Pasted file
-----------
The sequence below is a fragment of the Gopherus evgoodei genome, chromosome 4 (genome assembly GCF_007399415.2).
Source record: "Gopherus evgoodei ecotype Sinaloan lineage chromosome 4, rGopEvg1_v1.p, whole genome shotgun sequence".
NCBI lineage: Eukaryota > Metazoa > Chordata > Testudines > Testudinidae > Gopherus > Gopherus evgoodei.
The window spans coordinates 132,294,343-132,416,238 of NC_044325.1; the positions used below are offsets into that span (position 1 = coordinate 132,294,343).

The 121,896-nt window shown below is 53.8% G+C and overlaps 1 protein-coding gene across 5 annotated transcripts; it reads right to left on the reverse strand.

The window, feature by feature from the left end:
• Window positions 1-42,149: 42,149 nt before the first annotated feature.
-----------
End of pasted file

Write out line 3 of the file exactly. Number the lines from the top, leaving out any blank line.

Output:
NCBI lineage: Eukaryota > Metazoa > Chordata > Testudines > Testudinidae > Gopherus > Gopherus evgoodei.